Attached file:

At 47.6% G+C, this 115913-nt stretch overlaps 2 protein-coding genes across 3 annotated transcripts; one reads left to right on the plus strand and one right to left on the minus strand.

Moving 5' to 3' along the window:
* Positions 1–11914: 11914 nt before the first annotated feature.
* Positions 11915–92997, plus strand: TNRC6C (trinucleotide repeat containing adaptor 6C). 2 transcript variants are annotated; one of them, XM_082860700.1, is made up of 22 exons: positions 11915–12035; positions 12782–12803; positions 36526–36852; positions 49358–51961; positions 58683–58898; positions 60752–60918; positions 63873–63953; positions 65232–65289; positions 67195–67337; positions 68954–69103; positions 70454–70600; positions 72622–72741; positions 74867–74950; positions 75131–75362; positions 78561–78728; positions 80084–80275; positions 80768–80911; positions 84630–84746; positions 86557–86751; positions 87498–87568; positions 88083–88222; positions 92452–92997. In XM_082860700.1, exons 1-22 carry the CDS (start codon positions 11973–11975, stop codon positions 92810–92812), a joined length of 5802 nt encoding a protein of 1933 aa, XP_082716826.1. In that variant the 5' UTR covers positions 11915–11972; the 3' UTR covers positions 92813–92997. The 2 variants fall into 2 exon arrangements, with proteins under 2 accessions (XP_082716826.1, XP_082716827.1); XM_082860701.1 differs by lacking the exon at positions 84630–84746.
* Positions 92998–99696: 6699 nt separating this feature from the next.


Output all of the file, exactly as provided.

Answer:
At 47.6% G+C, this 115913-nt stretch overlaps 2 protein-coding genes across 3 annotated transcripts; one reads left to right on the plus strand and one right to left on the minus strand.

Moving 5' to 3' along the window:
* Positions 1–11914: 11914 nt before the first annotated feature.
* Positions 11915–92997, plus strand: TNRC6C (trinucleotide repeat containing adaptor 6C). 2 transcript variants are annotated; one of them, XM_082860700.1, is made up of 22 exons: positions 11915–12035; positions 12782–12803; positions 36526–36852; positions 49358–51961; positions 58683–58898; positions 60752–60918; positions 63873–63953; positions 65232–65289; positions 67195–67337; positions 68954–69103; positions 70454–70600; positions 72622–72741; positions 74867–74950; positions 75131–75362; positions 78561–78728; positions 80084–80275; positions 80768–80911; positions 84630–84746; positions 86557–86751; positions 87498–87568; positions 88083–88222; positions 92452–92997. In XM_082860700.1, exons 1-22 carry the CDS (start codon positions 11973–11975, stop codon positions 92810–92812), a joined length of 5802 nt encoding a protein of 1933 aa, XP_082716826.1. In that variant the 5' UTR covers positions 11915–11972; the 3' UTR covers positions 92813–92997. The 2 variants fall into 2 exon arrangements, with proteins under 2 accessions (XP_082716826.1, XP_082716827.1); XM_082860701.1 differs by lacking the exon at positions 84630–84746.
* Positions 92998–99696: 6699 nt separating this feature from the next.